The spending spree comes despite the IRS appearing to be well-stocked before it, with the agency spending $35.2 million adjusted for inflation since 2006 on guns, ammo, and military-style equipment, the watchdog determined.

    Republicans have frequently slammed the Biden administration for empowering the IRS, which received more than $80 billion in new funding as part of the $739 billion Inflation Reduction Act signed last year.

    House Speaker Kevin McCarthy of California led his new Republican majority in January to vote to rescind over $70 billion of that new funding. However, the legislation has stalled in the Democrat-controlled Senate.

    "Do you make $75,000 or less? Democrats' new army of 87,000 IRS agents will be coming for you — with 710,000 new audits for Americans who earn less than $75k," McCarthy warned on Twitter in August.

    According to the New York Post, the IRS has defended its requirement that agents carry military-style weapons because of their consistent involvement in organized crime, drug, and gang investigations.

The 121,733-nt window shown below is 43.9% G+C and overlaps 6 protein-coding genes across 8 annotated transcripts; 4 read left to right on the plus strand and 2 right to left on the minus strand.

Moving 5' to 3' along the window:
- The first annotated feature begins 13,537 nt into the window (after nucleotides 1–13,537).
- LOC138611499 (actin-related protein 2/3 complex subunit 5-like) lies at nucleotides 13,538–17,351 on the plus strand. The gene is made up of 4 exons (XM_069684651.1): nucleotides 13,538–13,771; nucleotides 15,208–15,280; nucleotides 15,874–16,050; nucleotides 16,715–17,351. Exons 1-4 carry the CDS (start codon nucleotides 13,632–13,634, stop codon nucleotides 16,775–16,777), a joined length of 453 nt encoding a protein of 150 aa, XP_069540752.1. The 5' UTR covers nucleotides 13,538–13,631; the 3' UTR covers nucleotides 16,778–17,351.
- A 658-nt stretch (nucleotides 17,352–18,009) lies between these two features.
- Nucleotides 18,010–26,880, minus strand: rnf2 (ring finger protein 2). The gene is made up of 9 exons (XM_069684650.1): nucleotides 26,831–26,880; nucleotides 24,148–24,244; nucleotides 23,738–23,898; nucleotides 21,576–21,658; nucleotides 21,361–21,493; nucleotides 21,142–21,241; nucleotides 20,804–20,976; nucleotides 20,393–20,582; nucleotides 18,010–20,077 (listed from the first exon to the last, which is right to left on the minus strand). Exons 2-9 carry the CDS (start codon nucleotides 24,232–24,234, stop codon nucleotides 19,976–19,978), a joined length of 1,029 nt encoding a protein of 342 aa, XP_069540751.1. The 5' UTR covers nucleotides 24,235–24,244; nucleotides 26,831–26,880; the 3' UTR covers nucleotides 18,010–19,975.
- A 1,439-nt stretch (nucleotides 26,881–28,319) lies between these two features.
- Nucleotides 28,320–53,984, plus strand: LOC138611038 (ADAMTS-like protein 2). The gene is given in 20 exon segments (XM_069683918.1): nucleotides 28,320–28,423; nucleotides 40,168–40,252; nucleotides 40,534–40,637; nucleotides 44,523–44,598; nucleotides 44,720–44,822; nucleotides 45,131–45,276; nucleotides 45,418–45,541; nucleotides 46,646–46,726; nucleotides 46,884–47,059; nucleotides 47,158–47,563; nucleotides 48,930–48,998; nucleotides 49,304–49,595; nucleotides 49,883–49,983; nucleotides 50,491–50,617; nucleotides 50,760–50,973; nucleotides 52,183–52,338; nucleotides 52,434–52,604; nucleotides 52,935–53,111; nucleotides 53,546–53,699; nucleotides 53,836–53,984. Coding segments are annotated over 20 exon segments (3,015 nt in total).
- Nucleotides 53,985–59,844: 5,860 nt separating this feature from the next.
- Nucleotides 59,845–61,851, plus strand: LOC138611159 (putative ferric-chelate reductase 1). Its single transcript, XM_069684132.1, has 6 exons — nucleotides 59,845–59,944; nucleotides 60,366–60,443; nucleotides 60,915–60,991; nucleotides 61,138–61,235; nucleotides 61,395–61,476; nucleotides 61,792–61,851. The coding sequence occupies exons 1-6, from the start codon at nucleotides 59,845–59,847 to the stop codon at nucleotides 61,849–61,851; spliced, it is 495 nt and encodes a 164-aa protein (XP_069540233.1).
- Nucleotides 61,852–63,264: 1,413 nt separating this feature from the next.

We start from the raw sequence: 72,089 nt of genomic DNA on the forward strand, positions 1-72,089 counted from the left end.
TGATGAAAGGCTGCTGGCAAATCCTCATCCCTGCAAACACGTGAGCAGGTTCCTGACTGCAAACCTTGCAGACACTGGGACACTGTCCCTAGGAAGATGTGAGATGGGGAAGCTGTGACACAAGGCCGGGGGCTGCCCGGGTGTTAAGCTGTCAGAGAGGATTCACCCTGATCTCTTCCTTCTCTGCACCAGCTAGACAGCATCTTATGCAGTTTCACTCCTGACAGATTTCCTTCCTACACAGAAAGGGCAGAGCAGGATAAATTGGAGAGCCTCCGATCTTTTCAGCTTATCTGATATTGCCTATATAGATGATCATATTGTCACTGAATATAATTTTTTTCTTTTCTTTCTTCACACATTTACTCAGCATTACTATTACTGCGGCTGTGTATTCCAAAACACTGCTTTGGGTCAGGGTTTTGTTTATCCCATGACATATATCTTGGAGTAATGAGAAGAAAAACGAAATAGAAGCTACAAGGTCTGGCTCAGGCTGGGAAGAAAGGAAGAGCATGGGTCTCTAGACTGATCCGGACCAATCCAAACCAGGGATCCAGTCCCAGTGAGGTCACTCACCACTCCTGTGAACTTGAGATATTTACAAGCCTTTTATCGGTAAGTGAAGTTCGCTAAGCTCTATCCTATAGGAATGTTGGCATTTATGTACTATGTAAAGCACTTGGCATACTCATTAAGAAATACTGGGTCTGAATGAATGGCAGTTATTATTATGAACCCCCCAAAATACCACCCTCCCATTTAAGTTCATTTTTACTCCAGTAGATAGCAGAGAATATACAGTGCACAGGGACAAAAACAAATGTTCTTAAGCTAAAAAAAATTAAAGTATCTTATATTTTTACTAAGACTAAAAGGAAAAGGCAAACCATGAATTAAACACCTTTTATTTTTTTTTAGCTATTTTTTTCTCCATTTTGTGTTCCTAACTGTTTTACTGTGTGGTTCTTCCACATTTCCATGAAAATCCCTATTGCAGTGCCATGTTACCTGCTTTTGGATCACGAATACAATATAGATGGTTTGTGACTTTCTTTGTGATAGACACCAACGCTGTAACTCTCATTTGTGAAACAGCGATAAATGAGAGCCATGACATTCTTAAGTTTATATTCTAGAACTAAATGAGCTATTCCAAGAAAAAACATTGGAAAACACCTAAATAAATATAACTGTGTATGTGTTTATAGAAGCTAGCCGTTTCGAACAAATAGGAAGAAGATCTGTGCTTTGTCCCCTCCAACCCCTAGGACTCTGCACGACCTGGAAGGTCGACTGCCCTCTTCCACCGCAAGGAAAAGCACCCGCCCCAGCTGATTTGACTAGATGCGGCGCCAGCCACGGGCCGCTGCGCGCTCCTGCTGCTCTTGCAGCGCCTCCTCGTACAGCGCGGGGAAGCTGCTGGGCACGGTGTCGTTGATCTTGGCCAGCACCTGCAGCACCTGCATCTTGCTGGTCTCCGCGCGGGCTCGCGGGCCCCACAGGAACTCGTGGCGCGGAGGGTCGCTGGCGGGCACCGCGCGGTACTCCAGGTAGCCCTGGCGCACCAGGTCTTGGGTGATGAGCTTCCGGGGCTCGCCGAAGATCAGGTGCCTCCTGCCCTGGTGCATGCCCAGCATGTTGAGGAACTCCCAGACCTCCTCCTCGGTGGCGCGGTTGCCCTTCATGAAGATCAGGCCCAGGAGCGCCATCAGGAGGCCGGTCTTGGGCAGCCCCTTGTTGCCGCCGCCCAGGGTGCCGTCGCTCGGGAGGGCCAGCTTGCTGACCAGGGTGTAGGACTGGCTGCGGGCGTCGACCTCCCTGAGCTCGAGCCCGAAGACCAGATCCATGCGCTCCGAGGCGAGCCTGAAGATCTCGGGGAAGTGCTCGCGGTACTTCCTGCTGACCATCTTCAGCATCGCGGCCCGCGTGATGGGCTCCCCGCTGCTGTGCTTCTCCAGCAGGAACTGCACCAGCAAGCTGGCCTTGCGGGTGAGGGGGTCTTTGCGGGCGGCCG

The Treasury Department has also claimed the IRS requires 86,852 new employees over the next decade, which conservatives like McCarthy believe will be used to target everyday Americans.

    © 2023 Newsmax. All rights reserved.

  • 05/01/2023 11:32 AM | Anonymous

    Federal Judge Halts State’s New ‘Assault Weapon’ Ban, Cites Likely Second Amendment Violation

  • 04/06/2023 11:10 AM | Anonymous

    The Footnote to End All Gun Control  by John Crump|Apr. 3rd, 2023   According to the Bruen decision, the interest balancing test does not apply to Second Amendment cases. The courts can only rely on the original text, history, and tradition of the Second Amendment.